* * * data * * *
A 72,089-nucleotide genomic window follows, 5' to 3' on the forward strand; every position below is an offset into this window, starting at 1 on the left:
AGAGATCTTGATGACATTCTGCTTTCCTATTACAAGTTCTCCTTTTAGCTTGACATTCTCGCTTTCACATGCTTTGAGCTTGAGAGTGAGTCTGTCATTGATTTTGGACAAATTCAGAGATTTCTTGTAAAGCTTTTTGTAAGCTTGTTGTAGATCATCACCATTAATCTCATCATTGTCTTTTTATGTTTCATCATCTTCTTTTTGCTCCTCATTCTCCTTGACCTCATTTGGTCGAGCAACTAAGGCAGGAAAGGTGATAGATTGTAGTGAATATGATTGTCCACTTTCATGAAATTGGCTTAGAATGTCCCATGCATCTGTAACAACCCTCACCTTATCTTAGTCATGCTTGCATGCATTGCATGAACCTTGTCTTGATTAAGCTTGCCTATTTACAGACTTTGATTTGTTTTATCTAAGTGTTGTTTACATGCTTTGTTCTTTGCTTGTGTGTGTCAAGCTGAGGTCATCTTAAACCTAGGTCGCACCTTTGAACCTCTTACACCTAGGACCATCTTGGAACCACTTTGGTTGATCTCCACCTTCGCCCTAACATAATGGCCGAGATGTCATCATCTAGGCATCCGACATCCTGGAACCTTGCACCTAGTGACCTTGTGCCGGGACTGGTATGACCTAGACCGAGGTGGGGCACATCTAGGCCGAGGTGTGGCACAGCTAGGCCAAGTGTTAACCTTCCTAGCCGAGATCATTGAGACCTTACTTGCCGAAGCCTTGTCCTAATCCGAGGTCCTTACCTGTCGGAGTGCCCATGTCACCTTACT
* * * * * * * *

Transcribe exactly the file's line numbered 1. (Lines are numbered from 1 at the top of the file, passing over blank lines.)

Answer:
A 72,089-nucleotide genomic window follows, 5' to 3' on the forward strand; every position below is an offset into this window, starting at 1 on the left: